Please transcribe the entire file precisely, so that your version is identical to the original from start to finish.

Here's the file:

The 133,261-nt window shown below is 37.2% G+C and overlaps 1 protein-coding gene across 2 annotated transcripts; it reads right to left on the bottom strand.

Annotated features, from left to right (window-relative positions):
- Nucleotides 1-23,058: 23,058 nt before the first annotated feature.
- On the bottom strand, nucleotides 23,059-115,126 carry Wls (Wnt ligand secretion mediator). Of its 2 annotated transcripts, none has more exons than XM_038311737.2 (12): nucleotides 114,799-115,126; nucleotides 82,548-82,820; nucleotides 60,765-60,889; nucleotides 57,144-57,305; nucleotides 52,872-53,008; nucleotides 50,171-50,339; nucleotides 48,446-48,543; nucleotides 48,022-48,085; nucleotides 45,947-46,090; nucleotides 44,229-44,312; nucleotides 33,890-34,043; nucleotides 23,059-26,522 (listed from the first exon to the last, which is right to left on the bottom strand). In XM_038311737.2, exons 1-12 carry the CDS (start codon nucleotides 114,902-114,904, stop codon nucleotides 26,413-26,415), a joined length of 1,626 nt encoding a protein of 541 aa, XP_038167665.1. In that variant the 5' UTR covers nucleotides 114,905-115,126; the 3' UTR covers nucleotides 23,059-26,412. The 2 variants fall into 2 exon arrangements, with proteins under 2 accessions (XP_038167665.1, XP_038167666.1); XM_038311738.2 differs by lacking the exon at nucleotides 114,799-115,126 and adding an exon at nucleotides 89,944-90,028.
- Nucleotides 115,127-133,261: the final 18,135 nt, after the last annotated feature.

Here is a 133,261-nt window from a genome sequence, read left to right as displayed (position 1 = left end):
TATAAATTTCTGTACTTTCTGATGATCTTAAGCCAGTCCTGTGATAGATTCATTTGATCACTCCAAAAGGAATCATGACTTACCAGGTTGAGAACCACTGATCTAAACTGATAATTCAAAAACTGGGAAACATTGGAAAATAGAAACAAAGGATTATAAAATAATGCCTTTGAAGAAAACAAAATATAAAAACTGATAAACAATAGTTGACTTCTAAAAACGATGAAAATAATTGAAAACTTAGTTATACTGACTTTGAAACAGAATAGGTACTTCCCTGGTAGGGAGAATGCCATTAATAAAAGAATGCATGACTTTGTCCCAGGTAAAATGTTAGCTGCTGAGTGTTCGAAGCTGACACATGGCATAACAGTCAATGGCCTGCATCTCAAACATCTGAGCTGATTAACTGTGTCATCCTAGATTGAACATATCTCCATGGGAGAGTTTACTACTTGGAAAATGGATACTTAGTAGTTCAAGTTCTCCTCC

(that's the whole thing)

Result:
The 133,261-nt window shown below is 37.2% G+C and overlaps 1 protein-coding gene across 2 annotated transcripts; it reads right to left on the bottom strand.

Annotated features, from left to right (window-relative positions):
- Nucleotides 1-23,058: 23,058 nt before the first annotated feature.
- On the bottom strand, nucleotides 23,059-115,126 carry Wls (Wnt ligand secretion mediator). Of its 2 annotated transcripts, none has more exons than XM_038311737.2 (12): nucleotides 114,799-115,126; nucleotides 82,548-82,820; nucleotides 60,765-60,889; nucleotides 57,144-57,305; nucleotides 52,872-53,008; nucleotides 50,171-50,339; nucleotides 48,446-48,543; nucleotides 48,022-48,085; nucleotides 45,947-46,090; nucleotides 44,229-44,312; nucleotides 33,890-34,043; nucleotides 23,059-26,522 (listed from the first exon to the last, which is right to left on the bottom strand). In XM_038311737.2, exons 1-12 carry the CDS (start codon nucleotides 114,902-114,904, stop codon nucleotides 26,413-26,415), a joined length of 1,626 nt encoding a protein of 541 aa, XP_038167665.1. In that variant the 5' UTR covers nucleotides 114,905-115,126; the 3' UTR covers nucleotides 23,059-26,412. The 2 variants fall into 2 exon arrangements, with proteins under 2 accessions (XP_038167665.1, XP_038167666.1); XM_038311738.2 differs by lacking the exon at nucleotides 114,799-115,126 and adding an exon at nucleotides 89,944-90,028.
- Nucleotides 115,127-133,261: the final 18,135 nt, after the last annotated feature.

Here is a 133,261-nt window from a genome sequence, read left to right as displayed (position 1 = left end):
TATAAATTTCTGTACTTTCTGATGATCTTAAGCCAGTCCTGTGATAGATTCATTTGATCACTCCAAAAGGAATCATGACTTACCAGGTTGAGAACCACTGATCTAAACTGATAATTCAAAAACTGGGAAACATTGGAAAATAGAAACAAAGGATTATAAAATAATGCCTTTGAAGAAAACAAAATATAAAAACTGATAAACAATAGTTGACTTCTAAAAACGATGAAAATAATTGAAAACTTAGTTATACTGACTTTGAAACAGAATAGGTACTTCCCTGGTAGGGAGAATGCCATTAATAAAAGAATGCATGACTTTGTCCCAGGTAAAATGTTAGCTGCTGAGTGTTCGAAGCTGACACATGGCATAACAGTCAATGGCCTGCATCTCAAACATCTGAGCTGATTAACTGTGTCATCCTAGATTGAACATATCTCCATGGGAGAGTTTACTACTTGGAAAATGGATACTTAGTAGTTCAAGTTCTCCTCC